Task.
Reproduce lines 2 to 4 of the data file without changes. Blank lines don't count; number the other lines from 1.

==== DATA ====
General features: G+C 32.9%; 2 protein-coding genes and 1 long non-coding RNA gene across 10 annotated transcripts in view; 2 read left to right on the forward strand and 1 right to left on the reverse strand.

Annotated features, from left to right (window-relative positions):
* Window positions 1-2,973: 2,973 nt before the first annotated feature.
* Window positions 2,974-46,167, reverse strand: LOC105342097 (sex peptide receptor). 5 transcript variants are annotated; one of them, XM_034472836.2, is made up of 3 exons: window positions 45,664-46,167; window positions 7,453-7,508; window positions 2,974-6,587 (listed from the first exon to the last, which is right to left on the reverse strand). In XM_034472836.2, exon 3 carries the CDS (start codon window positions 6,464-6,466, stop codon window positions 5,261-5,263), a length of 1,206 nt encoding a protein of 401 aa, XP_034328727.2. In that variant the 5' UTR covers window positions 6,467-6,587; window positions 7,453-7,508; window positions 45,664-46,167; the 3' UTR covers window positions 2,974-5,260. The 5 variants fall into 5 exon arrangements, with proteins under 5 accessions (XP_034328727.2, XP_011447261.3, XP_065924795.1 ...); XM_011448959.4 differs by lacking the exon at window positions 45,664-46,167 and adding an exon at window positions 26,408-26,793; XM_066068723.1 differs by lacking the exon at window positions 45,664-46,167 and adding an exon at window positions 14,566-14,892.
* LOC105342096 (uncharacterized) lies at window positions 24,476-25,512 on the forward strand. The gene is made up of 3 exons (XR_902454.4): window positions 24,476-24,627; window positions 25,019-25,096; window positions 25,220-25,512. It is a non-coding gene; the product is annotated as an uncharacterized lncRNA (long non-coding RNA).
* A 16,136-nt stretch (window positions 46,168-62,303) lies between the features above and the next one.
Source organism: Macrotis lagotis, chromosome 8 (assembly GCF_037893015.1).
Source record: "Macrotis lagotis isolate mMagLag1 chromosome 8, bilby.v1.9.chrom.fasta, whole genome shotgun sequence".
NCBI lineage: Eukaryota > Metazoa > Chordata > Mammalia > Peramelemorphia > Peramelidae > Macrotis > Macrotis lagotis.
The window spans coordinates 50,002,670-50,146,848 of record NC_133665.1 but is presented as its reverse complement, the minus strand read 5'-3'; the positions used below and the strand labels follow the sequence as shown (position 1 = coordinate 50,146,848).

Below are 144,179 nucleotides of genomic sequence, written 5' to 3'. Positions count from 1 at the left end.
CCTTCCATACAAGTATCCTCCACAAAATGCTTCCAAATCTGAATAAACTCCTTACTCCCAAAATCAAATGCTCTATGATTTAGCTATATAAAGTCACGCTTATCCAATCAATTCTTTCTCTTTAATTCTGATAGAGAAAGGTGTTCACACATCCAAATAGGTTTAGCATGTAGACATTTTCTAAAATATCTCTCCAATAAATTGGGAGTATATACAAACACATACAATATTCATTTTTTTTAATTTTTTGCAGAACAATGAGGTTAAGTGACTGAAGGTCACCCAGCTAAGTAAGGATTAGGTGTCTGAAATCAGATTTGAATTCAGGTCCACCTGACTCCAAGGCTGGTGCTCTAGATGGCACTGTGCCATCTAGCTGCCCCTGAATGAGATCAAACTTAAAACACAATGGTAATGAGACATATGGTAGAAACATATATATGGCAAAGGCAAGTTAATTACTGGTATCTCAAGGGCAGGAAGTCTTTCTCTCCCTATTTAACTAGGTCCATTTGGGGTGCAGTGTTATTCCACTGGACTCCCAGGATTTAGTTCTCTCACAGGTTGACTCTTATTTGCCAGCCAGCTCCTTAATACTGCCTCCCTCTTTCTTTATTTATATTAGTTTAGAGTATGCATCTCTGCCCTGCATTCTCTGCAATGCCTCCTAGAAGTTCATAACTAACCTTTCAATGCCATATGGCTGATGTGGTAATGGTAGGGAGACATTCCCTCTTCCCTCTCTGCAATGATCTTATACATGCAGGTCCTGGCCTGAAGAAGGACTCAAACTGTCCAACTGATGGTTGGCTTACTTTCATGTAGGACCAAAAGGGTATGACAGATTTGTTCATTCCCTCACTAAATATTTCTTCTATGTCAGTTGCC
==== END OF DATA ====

Annotated features, from left to right (window-relative positions):
* Window positions 1-2,973: 2,973 nt before the first annotated feature.
* Window positions 2,974-46,167, reverse strand: LOC105342097 (sex peptide receptor). 5 transcript variants are annotated; one of them, XM_034472836.2, is made up of 3 exons: window positions 45,664-46,167; window positions 7,453-7,508; window positions 2,974-6,587 (listed from the first exon to the last, which is right to left on the reverse strand). In XM_034472836.2, exon 3 carries the CDS (start codon window positions 6,464-6,466, stop codon window positions 5,261-5,263), a length of 1,206 nt encoding a protein of 401 aa, XP_034328727.2. In that variant the 5' UTR covers window positions 6,467-6,587; window positions 7,453-7,508; window positions 45,664-46,167; the 3' UTR covers window positions 2,974-5,260. The 5 variants fall into 5 exon arrangements, with proteins under 5 accessions (XP_034328727.2, XP_011447261.3, XP_065924795.1 ...); XM_011448959.4 differs by lacking the exon at window positions 45,664-46,167 and adding an exon at window positions 26,408-26,793; XM_066068723.1 differs by lacking the exon at window positions 45,664-46,167 and adding an exon at window positions 14,566-14,892.